Condo And R/E Law – Estoppels And Affidavits When Association Has A Pending Loan
Condo & R/E Law – Estoppels and Affidavits Unit When Association Has a Pending Loan
Mr. Andrew Cuevas, Esq., is the President of Cuevas, Garcia & Torres, P.A., and Vantage Property Title Company, and oversees the Community Association Law Division of the law firm as well as the real estate transactions practice (including title insurance services) of the law firm and Vantage Property Title Company. If you have any questions regarding this article or any other questions, you can contact Mr. Cuevas at (305) 461-9500 or at [email protected]. If you are interested in reading previous newsletters, please visit www.cuevaslaw.com, select the icon for Newsletters , and then choose the area of law you are interested in.
A frequent scenario faced by Community Association Boards is when the association receives requests for estoppel letters or requests for the signing of affidavits in order to assist a current unit owner to sell their unit, and in other words, to induce a lender to lend monies to the potential buyer. The scenario gets complicated when the association has a lien recorded against it from a municipality for some type of violation or the association has a recorded a mortgage or assignment of assessments in favor of a bank which has lent monies to the association for the association’s operations. In the scenario presented in this article we will discuss a possible solution when an association borrows money from a lender to make improvements to the common areas and the loan has been secured by a recorded assignment of the maintenance assessments charged to the unit owners.
Scenario And Solution:
A unit owner wants to sell his unit, is up to date with his assessments, but is now faced with the situation of having to receive assistance from the Association because the buyer’s lender and the closing/title agent needs an affidavit signed by the association stating that the association has sufficient funds to pay the loan. Can the association rightfully sign the affidavit that it has sufficient funds to pay the loan when in fact the Association does not have the funds because it is paying the loan based on an ongoing special assessment? The Association probably could not sign this affidavit since most likely it would be making a false statement which induced a purchase money lender to provide a loan to the buyer. If the buyer defaults on the loan a creative lawyer representing the bank may initiate an action against the Association to seek a partial or total recovery of its losses because of an alleged fraud committed by the association.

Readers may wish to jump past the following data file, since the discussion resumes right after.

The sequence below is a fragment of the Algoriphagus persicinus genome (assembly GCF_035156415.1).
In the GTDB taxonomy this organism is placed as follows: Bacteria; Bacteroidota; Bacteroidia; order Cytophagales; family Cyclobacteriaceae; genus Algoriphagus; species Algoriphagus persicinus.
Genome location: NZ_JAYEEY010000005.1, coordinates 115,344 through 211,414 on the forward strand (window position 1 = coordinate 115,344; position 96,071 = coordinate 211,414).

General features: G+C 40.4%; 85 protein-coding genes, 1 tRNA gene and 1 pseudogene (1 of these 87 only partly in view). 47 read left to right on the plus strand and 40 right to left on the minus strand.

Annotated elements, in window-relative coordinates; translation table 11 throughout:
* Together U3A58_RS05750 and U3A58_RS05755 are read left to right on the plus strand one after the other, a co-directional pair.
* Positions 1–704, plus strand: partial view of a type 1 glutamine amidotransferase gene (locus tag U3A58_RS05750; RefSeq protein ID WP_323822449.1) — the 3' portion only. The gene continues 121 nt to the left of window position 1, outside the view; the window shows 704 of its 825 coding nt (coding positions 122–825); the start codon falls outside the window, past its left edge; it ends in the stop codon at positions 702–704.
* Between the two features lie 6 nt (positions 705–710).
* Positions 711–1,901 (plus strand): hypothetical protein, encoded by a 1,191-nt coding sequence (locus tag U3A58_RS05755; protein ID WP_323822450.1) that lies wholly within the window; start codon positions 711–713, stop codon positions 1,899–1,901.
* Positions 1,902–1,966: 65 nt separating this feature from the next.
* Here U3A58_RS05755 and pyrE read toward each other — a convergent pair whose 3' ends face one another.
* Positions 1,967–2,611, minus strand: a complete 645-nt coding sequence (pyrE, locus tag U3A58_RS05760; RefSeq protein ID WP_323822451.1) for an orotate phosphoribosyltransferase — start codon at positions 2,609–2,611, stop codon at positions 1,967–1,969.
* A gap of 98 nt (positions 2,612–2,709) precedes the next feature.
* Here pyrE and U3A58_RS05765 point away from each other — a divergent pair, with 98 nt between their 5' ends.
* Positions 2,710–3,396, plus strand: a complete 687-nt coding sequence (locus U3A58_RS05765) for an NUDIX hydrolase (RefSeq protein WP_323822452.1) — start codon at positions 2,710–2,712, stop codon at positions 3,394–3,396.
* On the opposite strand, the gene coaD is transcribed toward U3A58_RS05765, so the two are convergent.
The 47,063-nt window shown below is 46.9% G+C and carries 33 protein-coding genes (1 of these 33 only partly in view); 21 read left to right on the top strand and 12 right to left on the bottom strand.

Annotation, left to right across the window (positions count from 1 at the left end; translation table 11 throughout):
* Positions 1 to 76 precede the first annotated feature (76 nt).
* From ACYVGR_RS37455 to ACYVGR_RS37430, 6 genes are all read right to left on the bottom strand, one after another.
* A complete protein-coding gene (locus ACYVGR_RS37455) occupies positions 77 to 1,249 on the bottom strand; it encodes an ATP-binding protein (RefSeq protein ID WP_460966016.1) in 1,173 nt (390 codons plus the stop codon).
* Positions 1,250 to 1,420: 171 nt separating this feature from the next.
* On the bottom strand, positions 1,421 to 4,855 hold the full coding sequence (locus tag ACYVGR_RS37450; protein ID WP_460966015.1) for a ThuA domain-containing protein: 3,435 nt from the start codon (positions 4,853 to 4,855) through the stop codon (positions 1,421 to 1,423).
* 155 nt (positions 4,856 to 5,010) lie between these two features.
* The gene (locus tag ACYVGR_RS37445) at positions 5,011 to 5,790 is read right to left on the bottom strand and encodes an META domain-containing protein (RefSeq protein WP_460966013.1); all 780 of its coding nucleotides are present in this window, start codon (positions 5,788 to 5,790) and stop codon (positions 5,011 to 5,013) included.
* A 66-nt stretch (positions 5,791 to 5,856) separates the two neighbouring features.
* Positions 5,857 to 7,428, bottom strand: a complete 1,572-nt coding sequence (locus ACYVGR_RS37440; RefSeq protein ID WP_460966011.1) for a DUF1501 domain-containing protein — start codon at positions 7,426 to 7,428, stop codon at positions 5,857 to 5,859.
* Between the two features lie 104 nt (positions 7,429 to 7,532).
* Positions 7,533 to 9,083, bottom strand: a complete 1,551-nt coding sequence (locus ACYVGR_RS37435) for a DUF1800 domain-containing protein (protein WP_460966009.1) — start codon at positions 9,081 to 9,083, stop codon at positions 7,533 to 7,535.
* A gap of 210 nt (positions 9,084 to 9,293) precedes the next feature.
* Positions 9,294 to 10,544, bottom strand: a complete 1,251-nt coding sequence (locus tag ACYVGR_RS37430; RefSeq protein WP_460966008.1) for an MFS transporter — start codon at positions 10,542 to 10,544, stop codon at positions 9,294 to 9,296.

Does this mean then that if an Association obtains a loan that no unit owner can ever sell until the loan is paid off in full? Of course not! Legal counsel for the Association should review the terms of the association’s loan and determine how the loan is being repaid. For title insurance purposes, the closing/title agent may rely on the association estoppel letter that also refers to the specific loan and provides that there is nothing owing from this unit with regard to those portions of the assessments paid to the association that are allocated to the loan payments. This would protect the Association and also allow the closing/title agent to issue title so long as the payments are not to be made by unit owners directly to the lender and the association estoppel letter confirms that there is not anything due from this unit with respect to payments on this particular loan. There are situations (though admittedly very few) where unit owners make the loan payments directly to the lender, and there have been title policy claims because an estoppel letter from the lender was not obtained prior to closing. There is not one solution for all situations, but the Association should work with the closing/title Agent to formulate the correct affidavit to assist the unit owner in selling their unit.